Lifelong supportive periodontitis treatment? Absolutely!
PD Dr. Kristina Bertl, PhD MSc MBA
We are all familiar with our patients’ facial expressions when we tell them that they are suffering from periodontitis and will therefore now need lifelong(!) treatment. And we all of course know how difficult it is to motivate our patients over a number of years. But how important is this lifelong supportive periodontitis treatment? Is it really necessary in to keep the periodontal status stable?
A research group from Brazil and the Netherlands (Bittencourt et al. 2022) investigated this very question and recently published an extremely interesting study. Using a previous study as a basis, they contacted 57 patients who had completed their first two years of supportive periodontitis treatment at least three years previously. After the two years of treatment, every patient had received detailed information on their periodontal health and the need for further treatment. Of these 57 patients, they were able to call back and re-examine 27 patients; on average for these 27 patients it had been roughly four years since their last visit. The re-examination found the following results:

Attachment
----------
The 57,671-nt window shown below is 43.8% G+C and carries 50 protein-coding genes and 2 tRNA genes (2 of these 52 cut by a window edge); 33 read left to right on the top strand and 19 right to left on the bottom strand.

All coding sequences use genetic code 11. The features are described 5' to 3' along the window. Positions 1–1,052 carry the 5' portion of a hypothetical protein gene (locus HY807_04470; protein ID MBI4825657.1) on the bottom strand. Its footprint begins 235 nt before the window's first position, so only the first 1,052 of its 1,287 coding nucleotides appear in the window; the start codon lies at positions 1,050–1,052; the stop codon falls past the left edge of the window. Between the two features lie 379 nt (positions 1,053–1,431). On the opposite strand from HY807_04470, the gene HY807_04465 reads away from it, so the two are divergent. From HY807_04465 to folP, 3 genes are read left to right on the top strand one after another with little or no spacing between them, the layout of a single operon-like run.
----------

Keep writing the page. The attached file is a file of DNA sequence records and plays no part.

- Only one third of the patients had followed the advice of their dentists and continued with supportive periodontitis treatment, either at the same or a different clinic. All the other patients were not receiving any regular supportive periodontitis treatment.
- The clinical status showed that the values for bleeding and inflammation and the probing depths had returned to the same level as before beginning the active periodontitis treatments!
- The number of probing depths ≥ 5 mm was once again comparable with the values before the start of active periodontal treatment. So, for example, the percentage here before active periodontal treatment was 14%, after active periodontal treatment it was 2%, after two years of regular supportive periodontitis treatment it was still 2%, but after around four years of leaving it to the individuals the percentage was back up to 10%.
In summary, unfortunately, individual responsibility does not seem to work very well for periodontitis patients! It is therefore essential that we aim to establish a dental practice concept where patients are actually contacted and offered appointments on a regular basis.
This study is of course based on a very small number of cases, and the results should therefore be treated with caution. Nevertheless, these results do very clearly demonstrate something we all know from our everyday clinical practice: if, during the course of the supportive periodontitis treatment, patients lose the motivation to regularly attend the recommended appointments, their periodontal status unfortunately very often quickly deteriorates.
- Liana F. Bittencourt, Patricia D. M. Angst, Rui V. Oppermann, Ubele van der Velden, Sabrina C. Gomes. At least 3 years of self‐responsibility for periodontal care after 2 years of supportive periodontal therapy. Clinical Oral Investigations (2022) 26:4987–4994.